Dell blog prompts initial critics, harsh words, and, finally, dialogue

ROUND ROCK, TX: The recently-launched Dell blog One2One got off to a dynamic start when PR and Internet personalities criticized its tone and focus and a prominent blogger got into a debate with a GCI intern.

ROUND ROCK, TX: The recently-launched Dell blog One2One got off to a dynamic start when PR and Internet personalities criticized its tone and focus and a prominent blogger got into a debate with a GCI intern.

The blog, to be authored by multiple Dell employees, will serve as a "tool that allows all of us to share our comments, ideas and insights. Not exactly a dorm room, but an online meeting place where we welcome our customers around the globe…one at a time," according to the About Us section of the site.

Lionel Menchaca, a member of the Dell Corporate media relations team, manages One2One. When longtime critic Jeff Jarvis of BuzzMachine.com fame and Steve Rubel, Edelman SVP, criticized the company for its initial postings, Menchaca linked to those criticisms. He wrote, "Thanks for the feedback, guys. We'll keep working to get it right."

This response was applauded in the PR blogosphere. But that praise did not come without bumps.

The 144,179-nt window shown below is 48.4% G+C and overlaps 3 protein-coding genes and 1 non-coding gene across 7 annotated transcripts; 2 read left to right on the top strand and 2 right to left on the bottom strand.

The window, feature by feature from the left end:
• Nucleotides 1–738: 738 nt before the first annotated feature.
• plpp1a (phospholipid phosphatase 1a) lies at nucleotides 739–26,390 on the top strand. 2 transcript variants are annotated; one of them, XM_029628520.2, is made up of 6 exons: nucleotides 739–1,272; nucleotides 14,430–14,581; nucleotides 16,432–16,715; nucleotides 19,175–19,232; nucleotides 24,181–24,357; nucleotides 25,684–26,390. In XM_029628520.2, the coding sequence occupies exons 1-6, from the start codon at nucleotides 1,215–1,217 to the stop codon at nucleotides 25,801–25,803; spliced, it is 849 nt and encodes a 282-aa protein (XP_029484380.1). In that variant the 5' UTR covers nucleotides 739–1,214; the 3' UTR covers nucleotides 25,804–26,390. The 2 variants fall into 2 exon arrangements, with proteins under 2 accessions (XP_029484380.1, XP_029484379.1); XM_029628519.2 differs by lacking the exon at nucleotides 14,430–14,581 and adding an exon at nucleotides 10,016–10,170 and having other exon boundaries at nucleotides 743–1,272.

In the comments thread of Jarvis' post, a person calling himself only Chris, purporting to work on the Dell account lambasted Jarvis, saying to him, "But honestly I don't think you have a problem Dell can fix. Your problem is you have no life."

GCI Group, Dell's agency, has admitted that it was a summer intern who wrote the comment. In an e-mail to Jarvis, GCI SVP and digital practice head Paul Walker wrote, "It is important that you understand the intern's comment in no way reflects the points of view of Dell or GCI. Dell's aims with its one2one weblog are positive and they have every intention of making it a forum for open conversations with Dell customers."

GCI referred PRWeek to that statement.

While Dell declined to answer specific questions about the blog, the company released a statement to PRWeek, "We are happy with the response we have gotten and will continue to work to make it a timely and positive resource for our customers. Our goal is to foster a productive and candid dialogue with our customers."


While Jarvis initially took umbrage at the statement and said he sent an e-mail to GCI CEO Jeff Hunt, some commenters accused him of stifling the very dialogue he claimed he wanted. Jarvis eventually updated the post, welcoming the intern's comments as a sign of dialogue.

Jarvis wrote, "I'm sure that Chris, in fact, speaks for many people at Dell when it comes to what they think of me and perhaps other bloggers. Fine. I want transparency, I want conversation, this is the transparent conversation. Let's have it."

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